We’re all about healthy eating (most of the time, anyway) and reducing our exposure to toxins at home, but lately, we’ve been hearing the word “clean” thrown around a lot when it comes to our beauty routine. And to be honest? We’re kind of confused. We did some research to find out what the term really means (and if it’s worth buying into).
‘Clean Beauty’ Is Trending. Here’s What It Means
What does clean beauty mean?
While there’s no official definition, most skin-care experts agree that “clean beauty” means using non-toxic ingredients (think: ingredients you can actually pronounce and recognize). And while there’s often a focus on natural ingredients like plant extracts, safe lab-made ingredients can also make the cut.
What ingredients are Not on the label?
Proven or suspected harmful ingredients like parabens, sodium lauryl sulfate, triclosan and synthetic fragrances and dyes.
Got it. And should I buy into the clean beauty hype?
Well, yes and no. Opting for non-toxic ingredients in your skin-care and makeup is always a good idea. “These ingredients are safe for your skin and will not cause long-term skin irritations,” Dana Roberts, founder and owner of Maile Organics, tells us. But here’s the thing—the beauty industry is actually pretty unregulated meaning that there’s no law over who can use the word “clean.”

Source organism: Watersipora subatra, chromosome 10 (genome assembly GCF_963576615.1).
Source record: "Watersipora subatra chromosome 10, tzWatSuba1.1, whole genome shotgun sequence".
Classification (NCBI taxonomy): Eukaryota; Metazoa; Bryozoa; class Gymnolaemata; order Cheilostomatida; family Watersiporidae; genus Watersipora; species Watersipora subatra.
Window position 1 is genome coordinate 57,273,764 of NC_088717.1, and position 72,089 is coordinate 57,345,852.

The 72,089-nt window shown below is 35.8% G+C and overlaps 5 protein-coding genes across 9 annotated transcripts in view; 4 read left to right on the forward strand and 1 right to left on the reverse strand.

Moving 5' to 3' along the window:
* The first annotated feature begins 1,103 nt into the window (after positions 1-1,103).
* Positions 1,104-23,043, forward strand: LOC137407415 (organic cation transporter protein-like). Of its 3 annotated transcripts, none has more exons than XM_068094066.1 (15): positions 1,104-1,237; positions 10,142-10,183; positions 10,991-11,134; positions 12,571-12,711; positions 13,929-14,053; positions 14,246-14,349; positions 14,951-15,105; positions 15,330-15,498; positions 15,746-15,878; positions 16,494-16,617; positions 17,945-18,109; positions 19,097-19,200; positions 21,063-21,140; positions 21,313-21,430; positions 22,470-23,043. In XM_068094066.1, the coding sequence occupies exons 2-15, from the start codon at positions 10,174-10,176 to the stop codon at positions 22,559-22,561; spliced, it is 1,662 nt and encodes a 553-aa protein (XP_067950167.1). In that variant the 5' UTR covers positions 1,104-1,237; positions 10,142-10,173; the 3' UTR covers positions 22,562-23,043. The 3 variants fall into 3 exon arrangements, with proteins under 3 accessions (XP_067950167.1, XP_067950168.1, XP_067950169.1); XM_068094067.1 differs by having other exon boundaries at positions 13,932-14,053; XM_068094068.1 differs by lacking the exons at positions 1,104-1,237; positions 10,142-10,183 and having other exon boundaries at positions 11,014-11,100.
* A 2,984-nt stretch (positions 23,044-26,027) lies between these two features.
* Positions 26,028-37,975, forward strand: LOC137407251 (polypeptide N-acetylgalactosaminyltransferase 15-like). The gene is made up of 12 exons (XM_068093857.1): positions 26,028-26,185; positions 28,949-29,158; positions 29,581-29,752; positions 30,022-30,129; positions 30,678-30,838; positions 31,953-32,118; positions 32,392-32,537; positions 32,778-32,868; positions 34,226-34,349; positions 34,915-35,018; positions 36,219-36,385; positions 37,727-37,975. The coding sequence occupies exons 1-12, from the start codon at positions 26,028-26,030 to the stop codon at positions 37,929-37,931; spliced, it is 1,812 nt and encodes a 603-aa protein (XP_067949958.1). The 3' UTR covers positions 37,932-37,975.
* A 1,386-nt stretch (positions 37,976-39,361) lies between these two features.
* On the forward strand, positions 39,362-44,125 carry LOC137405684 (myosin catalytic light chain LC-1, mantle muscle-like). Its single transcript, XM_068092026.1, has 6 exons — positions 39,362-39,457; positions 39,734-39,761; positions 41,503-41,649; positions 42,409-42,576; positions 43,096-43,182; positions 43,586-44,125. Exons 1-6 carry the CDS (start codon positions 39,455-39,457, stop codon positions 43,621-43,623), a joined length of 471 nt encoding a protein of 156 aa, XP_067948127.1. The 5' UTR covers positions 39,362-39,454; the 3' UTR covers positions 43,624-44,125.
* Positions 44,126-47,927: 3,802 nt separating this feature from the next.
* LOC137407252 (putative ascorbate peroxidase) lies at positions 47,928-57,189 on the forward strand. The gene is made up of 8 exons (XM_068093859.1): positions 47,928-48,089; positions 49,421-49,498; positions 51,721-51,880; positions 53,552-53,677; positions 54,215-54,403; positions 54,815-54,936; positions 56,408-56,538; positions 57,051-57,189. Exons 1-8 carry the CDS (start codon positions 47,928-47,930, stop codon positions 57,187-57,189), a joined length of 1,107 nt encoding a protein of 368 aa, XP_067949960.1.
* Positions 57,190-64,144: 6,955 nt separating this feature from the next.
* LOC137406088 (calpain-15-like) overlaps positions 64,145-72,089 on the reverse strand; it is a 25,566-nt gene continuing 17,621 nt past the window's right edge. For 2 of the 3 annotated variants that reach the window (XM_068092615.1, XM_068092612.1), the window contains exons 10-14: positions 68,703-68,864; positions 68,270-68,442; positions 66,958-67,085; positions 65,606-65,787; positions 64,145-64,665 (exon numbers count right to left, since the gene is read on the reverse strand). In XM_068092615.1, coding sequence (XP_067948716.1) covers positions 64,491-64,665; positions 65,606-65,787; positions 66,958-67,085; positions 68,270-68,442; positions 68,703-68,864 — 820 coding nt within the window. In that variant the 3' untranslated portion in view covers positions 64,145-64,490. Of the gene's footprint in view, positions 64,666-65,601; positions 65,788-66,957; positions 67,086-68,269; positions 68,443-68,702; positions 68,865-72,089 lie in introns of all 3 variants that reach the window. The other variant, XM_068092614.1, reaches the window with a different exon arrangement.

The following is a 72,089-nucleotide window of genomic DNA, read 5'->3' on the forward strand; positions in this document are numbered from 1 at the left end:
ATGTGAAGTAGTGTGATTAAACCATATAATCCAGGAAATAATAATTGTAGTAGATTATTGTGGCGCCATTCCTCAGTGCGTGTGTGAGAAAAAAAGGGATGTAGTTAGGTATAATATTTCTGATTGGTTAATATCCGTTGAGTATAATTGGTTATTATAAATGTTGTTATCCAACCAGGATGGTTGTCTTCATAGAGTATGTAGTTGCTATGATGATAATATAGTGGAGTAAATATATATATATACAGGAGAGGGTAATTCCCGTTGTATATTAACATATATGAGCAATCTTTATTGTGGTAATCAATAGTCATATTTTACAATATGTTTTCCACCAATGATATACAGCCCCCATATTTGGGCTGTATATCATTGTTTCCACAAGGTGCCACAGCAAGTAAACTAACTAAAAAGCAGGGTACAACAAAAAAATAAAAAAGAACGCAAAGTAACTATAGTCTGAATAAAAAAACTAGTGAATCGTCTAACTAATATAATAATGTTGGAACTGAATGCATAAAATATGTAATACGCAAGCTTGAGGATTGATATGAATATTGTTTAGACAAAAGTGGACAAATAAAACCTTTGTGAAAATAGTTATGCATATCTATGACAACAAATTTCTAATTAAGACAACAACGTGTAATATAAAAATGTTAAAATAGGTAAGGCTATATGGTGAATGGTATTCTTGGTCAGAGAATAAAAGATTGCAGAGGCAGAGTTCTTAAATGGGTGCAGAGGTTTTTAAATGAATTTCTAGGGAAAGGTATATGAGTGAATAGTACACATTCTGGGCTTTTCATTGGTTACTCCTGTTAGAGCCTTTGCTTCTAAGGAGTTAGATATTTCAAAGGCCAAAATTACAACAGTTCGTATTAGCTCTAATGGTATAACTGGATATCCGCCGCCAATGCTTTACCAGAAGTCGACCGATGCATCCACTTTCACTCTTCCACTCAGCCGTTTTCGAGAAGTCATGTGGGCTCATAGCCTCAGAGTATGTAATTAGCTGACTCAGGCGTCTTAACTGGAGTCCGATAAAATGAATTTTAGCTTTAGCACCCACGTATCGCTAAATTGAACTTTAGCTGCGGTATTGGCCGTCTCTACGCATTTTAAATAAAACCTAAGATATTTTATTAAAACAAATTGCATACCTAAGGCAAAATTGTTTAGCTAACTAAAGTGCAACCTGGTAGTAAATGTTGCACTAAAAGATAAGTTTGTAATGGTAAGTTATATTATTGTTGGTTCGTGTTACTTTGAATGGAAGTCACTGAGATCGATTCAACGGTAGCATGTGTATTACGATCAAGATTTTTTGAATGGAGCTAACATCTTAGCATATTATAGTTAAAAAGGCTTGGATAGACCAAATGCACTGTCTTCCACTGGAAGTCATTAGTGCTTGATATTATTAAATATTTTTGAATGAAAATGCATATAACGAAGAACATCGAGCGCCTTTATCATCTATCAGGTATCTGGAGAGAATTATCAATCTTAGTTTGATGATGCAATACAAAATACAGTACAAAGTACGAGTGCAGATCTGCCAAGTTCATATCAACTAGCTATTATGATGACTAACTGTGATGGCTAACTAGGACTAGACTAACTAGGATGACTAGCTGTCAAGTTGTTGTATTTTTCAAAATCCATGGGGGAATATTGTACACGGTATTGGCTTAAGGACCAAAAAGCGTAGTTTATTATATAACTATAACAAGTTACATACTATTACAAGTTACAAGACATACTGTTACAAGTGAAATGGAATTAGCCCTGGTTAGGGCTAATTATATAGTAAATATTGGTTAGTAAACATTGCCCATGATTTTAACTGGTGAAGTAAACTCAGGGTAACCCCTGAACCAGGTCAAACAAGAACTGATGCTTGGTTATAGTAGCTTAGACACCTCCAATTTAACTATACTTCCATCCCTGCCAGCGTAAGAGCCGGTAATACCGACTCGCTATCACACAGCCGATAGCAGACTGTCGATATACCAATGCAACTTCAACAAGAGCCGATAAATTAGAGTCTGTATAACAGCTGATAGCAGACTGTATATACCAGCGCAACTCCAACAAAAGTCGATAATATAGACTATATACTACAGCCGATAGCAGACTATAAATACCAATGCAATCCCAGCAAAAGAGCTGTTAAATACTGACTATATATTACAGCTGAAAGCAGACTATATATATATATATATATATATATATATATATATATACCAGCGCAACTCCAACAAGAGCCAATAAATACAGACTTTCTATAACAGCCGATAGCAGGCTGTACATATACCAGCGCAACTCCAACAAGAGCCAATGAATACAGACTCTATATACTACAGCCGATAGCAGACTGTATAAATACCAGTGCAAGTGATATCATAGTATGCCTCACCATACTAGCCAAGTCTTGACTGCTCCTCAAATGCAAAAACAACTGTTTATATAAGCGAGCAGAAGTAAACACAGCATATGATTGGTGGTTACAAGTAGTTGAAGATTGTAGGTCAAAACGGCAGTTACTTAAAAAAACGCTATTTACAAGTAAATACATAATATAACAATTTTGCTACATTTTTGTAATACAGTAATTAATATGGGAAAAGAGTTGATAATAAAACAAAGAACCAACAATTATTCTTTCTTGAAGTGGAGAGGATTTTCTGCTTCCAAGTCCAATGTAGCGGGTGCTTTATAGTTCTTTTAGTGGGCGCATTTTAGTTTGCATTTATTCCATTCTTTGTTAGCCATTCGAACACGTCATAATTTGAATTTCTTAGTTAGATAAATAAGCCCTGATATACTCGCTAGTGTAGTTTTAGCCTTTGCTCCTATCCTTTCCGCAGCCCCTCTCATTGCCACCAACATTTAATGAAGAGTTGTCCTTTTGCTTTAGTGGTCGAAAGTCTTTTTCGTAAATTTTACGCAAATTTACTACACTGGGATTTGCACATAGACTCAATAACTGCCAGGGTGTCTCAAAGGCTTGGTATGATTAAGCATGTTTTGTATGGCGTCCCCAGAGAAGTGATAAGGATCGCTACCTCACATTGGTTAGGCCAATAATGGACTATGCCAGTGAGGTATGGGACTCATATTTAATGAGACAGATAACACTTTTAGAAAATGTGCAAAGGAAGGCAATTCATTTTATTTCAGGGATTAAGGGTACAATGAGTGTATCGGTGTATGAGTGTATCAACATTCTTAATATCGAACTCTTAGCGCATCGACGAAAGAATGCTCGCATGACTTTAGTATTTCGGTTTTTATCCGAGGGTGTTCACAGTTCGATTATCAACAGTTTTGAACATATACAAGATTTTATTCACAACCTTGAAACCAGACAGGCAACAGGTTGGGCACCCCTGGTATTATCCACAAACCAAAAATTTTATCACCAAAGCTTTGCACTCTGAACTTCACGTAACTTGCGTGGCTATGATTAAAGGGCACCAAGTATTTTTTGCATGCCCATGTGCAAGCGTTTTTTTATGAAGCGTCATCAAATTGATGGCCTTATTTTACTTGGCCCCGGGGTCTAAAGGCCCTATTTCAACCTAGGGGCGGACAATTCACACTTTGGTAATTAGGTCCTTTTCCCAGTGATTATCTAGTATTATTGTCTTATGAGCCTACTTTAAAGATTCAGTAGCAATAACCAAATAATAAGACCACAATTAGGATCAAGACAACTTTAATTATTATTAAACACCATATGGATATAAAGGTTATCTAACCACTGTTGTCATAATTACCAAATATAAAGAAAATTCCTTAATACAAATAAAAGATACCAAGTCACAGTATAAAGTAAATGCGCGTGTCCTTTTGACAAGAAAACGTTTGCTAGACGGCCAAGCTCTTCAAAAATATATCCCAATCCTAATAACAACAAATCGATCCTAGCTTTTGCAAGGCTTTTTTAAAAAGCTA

How can I switch to a clean beauty routine?
Making sure that you’re actually using “clean beauty” products takes some research. Scan the labels for any of the big offenders listed above or alternatively, find a couple brands that you trust and stick with them. (FYI, we like Tata Harper, goop and True Botanicals.) Need more suggestions? Here are 12 clean beauty products the internet loves and 7 non-toxic dupes for your favorite conventional beauty standbys.
The bottom line:
Putting on an all-natural moisturizer won’t magically give you Meghan Markle’s glowing complexion (sorry). “Clean beauty is a way of life,” says Roberts. “Just like one salad won’t make you healthy overnight, clean beauty is an additional part of a clean lifestyle.” (But hey, it can’t hurt to try.)